Dr Rosanna Duncan, Palladium Chief Diversity Officer
Dr Rosanna Duncan is no stranger to casual racism.
“I can’t remember a time in my life when I didn’t know what the word ‘racism’ meant,” she says. “I remember being told by a girl in school that I wasn’t allowed to join in a game on the playground because ‘no blackies were allowed’ to play.” The words may have stung, but what stuck with her through the rest of her life was the teacher’s lack of interest when she complained.
“It was my first, but not last, insight into the pervasive institutional racism we still see to this day.”
Born to a Black Jamaican father and a white Irish mother in Cardiff, Wales, Duncan grew up in a politically aware household. Debates on racial inequality and xenophobia were common around the dinner table.
While Duncan experienced less racism from her peers as she got older and attended more multicultural schools, the undercurrent from teachers and authority figures continued, leading her to veer away from an education in social policy as planned.
“I was eager to escape the discussions and perhaps even pretend they didn’t exist, so I enrolled in a degree in Podiatric medicine.”
She hoped to find an enlightened population of scholars at University, only to discover more of the same, and a need to frequently challenge fellow students and lecturers’ views around racial inequality and racist stereotypes.
It wasn't until the final year in her studies that she hit her breaking point. Duncan was placed in a work/study program in a UK National Health Service (NHS) clinic when the clinician in charge made racist comments about a Black patient.
“I was horrified, and found myself weighing my options in the moment,” she recalls. “I believed that if I challenged him, I’d fail my placement, and that complaining to my lecturers would brand me as ‘too sensitive’ or having a ‘chip on my shoulder’.”
The lessons from her early school days ran deep, and she responded by turning her back and pretending not to hear. That’s when the realisation struck her.
“It was in that moment I knew that I was only running away from the problem rather than working to solve it. So, I went back to what had always been my passion – the pursuit of equality.”
Diversity and Inclusion
Legal battles against discrimination in the workplace have been going to court since long before diversity and inclusion (D&I) became a corporate buzzword.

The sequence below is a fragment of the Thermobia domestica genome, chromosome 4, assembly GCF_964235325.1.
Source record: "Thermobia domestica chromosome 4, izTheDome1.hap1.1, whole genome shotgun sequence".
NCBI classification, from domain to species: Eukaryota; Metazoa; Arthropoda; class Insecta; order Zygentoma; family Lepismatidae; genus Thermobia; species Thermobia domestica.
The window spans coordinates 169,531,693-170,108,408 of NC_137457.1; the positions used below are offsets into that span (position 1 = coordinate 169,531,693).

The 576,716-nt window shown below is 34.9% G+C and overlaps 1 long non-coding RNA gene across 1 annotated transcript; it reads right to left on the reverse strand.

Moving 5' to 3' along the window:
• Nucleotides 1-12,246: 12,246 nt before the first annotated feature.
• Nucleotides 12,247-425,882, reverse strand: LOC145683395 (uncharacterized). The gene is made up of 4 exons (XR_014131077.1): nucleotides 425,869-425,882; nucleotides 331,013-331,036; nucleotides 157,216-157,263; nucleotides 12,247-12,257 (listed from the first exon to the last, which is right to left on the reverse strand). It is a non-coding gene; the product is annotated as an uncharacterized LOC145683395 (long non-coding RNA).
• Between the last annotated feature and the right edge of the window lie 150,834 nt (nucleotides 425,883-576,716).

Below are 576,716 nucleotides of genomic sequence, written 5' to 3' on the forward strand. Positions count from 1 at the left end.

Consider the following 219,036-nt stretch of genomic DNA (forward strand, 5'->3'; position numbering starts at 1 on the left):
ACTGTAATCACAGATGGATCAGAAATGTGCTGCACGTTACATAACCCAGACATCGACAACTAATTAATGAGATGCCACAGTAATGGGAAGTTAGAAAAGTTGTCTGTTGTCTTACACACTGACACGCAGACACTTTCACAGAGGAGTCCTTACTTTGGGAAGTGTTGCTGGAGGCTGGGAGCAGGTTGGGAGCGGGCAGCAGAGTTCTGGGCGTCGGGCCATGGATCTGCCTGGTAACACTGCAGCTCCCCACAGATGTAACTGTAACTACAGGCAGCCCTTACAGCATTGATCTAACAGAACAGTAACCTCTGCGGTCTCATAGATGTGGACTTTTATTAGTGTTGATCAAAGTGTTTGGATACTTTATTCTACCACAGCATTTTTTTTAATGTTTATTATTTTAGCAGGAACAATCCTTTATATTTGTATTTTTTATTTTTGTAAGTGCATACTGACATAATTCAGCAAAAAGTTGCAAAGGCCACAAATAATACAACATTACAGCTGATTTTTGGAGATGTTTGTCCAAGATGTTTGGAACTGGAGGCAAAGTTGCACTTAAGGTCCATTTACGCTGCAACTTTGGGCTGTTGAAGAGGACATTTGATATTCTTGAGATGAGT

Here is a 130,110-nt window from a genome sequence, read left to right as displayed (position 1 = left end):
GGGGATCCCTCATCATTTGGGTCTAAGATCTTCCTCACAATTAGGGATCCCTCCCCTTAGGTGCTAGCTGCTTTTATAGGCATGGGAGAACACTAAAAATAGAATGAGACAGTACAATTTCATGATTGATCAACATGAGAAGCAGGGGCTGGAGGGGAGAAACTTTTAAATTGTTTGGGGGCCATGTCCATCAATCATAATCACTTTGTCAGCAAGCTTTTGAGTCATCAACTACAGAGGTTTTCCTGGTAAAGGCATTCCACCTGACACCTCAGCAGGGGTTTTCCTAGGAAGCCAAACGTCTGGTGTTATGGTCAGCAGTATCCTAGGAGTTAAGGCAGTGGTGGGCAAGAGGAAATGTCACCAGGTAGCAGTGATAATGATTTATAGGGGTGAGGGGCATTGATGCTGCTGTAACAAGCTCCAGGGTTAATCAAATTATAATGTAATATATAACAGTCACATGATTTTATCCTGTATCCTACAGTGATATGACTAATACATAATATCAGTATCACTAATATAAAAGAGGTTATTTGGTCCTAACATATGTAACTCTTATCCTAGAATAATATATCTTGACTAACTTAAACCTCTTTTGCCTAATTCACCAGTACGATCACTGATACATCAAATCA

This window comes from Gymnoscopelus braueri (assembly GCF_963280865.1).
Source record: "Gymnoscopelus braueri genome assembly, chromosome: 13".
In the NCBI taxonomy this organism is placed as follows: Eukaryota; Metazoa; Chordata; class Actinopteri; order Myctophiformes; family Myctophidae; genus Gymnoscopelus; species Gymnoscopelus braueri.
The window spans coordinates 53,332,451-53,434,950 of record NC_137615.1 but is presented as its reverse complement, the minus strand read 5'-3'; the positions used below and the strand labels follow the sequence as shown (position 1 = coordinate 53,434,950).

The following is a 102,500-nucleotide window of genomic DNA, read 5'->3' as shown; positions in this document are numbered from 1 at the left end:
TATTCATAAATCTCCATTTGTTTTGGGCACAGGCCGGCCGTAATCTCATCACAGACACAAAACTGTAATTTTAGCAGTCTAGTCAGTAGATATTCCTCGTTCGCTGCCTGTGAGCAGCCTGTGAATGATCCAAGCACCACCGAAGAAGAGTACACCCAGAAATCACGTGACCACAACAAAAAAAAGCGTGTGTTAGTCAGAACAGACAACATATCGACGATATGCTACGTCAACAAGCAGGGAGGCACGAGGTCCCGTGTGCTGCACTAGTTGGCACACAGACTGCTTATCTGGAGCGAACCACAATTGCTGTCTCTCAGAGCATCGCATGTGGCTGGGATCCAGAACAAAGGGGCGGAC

From the Civil Rights Act of 1964 in the US to the Race Relations Act of 1968 in the UK, workers have been taking up legal battles against discrimination based on gender, race, and other characteristics for decades. Equality and both gender and racial parity in organisations are issues with which companies across the globe continue to struggle.
And yet to many, ‘diversity in the workplace’ simply means meeting quotas.
“There can be an overemphasis on gender parity and other simplistic metrics that, while well-intentioned, don’t actually achieve the diversity of thought and inclusive workplaces that many organisations need,” Duncan explains.
This has begun to shift over the last decade, to a point where more companies are striving to embed D&I into all aspects of their business. According to Duncan, there’s greater acknowledgement now of the need for an intersectional approach (beyond gender or any single characteristic); for the removal of unconscious bias from hiring practices; and of the fact that creating a diverse and inclusive workplace is everyone’s job – from the Board of Directors to the front line and everywhere in between.
Life at Palladium
Duncan’s life trajectory changed dramatically after University, as she went from a degree in Podiatry to preparing cases for employment tribunals and working with local businesses and organisations to promote race equality in employment.
Within two years, she received a scholarship from The University of Glamorgan to earn her PhD, researching racism and sexism in the construction industry. Her doctorate launched her into a 20-year long career as an independent D&I consultant for the private, public, and volunteer sectors, providing organisations with guidance on building D&I strategies.
In 2016, she joined Palladium as the company’s first head of D&I.
“At the time, Palladium had developed a reputation among employees for being run by white, Australian men, and the CEO (to his credit) was keen to correct what risked becoming a macho, and even sexist culture,” she describes.
Thanks in part to the recommendations of an internal diversity working group, the D&I role came about from within, which is, according to Duncan, one of the most important aspects of initiating a true D&I strategy.
“From the very beginning, Palladium as an organisation has been on board with creating a more diverse and inclusive environment. Before I started in the role, I attended a CEO-led Global Town Hall to get to know the team and answer any questions.”
During the Q&A period, Duncan was bombarded with questions about her plans and strategies for D&I at Palladium.
“I hadn’t even started yet! But it demonstrated to me how engaged the team was across the board. Implementing D&I is difficult, but it's impossible when no one even wants to be better. That has never been a problem here.”
Creating Change from Within
One of the first hurdles Duncan faced was introducing an overarching, global D&I strategy that would be applicable to all Palladium employees in the 90 countries across the globe in which the company operates. This was no easy task considering the many diverse cultures at play.